Fog City Blues
Chinatown, in San Francisco, California, is the oldest Chinatown in North America and the largest Chinese community outside Asia. Since its establishment in 1848, it has been highly important and influential in the history and culture of ethnic Chinese immigrants in North America. Chinatown is an enclave that continues to retain its own customs, languages, places of worship, social clubs, and identity. There are two hospitals, numerous parks and squares, a post office, and other infrastructure. Visitors can easily become immersed in a microcosmic Asian world, filled with herbal shops, temples, pagoda roofs and dragon parades. In addition to being a starting point and home for thousands of Chinese immigrants, it is also a major tourist attraction, drawing more visitors annually than the Golden Gate Bridge.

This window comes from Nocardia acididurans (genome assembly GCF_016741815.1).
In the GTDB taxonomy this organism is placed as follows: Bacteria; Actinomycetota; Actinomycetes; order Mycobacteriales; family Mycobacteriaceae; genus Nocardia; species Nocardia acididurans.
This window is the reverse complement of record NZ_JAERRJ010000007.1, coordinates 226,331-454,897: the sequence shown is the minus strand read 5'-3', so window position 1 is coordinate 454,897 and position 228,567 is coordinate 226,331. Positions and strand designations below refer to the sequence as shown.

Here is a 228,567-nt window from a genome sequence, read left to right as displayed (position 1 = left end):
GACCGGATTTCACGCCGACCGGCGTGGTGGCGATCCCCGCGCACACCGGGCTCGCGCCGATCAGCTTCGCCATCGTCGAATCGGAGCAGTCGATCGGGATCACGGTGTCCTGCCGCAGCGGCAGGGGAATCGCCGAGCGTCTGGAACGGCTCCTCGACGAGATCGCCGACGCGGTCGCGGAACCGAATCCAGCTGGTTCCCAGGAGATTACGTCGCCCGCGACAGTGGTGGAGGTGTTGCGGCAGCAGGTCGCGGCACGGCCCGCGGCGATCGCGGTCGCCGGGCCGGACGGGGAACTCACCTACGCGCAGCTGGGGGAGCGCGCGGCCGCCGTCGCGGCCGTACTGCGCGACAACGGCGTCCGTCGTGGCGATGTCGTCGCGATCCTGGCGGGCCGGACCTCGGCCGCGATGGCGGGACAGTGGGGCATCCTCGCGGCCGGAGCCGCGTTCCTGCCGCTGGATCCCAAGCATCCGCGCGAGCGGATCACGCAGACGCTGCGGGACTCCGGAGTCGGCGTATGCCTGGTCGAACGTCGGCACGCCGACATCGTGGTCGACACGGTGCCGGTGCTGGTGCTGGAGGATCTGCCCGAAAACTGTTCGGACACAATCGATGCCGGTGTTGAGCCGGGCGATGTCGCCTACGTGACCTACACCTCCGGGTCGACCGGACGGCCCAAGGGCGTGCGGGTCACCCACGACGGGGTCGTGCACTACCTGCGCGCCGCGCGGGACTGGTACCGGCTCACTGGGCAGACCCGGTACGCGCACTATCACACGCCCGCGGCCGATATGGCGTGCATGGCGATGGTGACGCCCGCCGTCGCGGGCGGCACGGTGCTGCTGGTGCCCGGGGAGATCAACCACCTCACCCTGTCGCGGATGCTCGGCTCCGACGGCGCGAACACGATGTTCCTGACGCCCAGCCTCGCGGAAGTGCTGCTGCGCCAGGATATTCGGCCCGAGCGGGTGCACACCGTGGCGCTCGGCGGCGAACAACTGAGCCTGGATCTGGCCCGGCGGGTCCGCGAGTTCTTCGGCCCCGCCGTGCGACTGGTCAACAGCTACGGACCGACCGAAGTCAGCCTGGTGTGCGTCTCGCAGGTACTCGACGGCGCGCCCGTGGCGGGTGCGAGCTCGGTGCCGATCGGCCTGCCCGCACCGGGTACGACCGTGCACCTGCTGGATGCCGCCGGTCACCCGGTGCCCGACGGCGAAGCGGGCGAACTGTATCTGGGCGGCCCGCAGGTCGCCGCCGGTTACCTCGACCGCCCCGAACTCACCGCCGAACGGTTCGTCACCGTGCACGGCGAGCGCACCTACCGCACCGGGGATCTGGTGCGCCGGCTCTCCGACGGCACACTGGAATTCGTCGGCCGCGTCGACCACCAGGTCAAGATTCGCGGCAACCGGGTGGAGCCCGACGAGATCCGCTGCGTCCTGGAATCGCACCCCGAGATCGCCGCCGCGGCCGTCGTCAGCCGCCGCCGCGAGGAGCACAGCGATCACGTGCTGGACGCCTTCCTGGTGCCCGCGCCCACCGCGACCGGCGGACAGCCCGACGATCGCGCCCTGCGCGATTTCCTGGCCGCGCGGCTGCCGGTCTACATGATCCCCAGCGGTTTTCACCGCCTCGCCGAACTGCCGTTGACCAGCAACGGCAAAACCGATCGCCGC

Chinese culture is a big part of San Francisco culture, and no place shows it like Chinatown. It’s East-meets-West and Old-meets-New rolled into one. Used to be that the Tongs would fight like cats and dogs to control Chinatown, but these days, the locals have taken the neighborhood and made it into something for them.
I’m talking about community, man. And heading up that community is Xiaoli, the local Abbess of the White Lotus Temple. She’s a Buddhist nun, and she watches over the people of Chinatown like a stern but loving grandmother. It’s largely through her influence that none of the other factions of Fog City, mortal or supernatural, have managed to maintain a foothold here since the early 1900’s.
Oh, also, word is that the Red Court isn’t welcome. To the point of, if they come in, they don’t come back out.